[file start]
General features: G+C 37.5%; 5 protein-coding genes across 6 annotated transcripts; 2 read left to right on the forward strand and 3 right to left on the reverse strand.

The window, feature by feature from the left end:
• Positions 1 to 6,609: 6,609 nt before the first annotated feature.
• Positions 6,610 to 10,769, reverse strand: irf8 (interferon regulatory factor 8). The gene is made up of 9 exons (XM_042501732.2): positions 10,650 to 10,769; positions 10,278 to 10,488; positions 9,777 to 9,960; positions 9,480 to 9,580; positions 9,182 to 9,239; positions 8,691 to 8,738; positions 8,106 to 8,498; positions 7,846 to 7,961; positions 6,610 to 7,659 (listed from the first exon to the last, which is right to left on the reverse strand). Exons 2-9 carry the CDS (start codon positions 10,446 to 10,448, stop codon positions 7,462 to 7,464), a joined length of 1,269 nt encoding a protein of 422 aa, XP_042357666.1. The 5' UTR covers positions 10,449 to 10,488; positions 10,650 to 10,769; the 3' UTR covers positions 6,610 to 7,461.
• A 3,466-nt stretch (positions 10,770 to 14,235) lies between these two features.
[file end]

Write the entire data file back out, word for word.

General features: G+C 37.5%; 5 protein-coding genes across 6 annotated transcripts; 2 read left to right on the forward strand and 3 right to left on the reverse strand.

The window, feature by feature from the left end:
• Positions 1 to 6,609: 6,609 nt before the first annotated feature.
• Positions 6,610 to 10,769, reverse strand: irf8 (interferon regulatory factor 8). The gene is made up of 9 exons (XM_042501732.2): positions 10,650 to 10,769; positions 10,278 to 10,488; positions 9,777 to 9,960; positions 9,480 to 9,580; positions 9,182 to 9,239; positions 8,691 to 8,738; positions 8,106 to 8,498; positions 7,846 to 7,961; positions 6,610 to 7,659 (listed from the first exon to the last, which is right to left on the reverse strand). Exons 2-9 carry the CDS (start codon positions 10,446 to 10,448, stop codon positions 7,462 to 7,464), a joined length of 1,269 nt encoding a protein of 422 aa, XP_042357666.1. The 5' UTR covers positions 10,449 to 10,488; positions 10,650 to 10,769; the 3' UTR covers positions 6,610 to 7,461.
• A 3,466-nt stretch (positions 10,770 to 14,235) lies between these two features.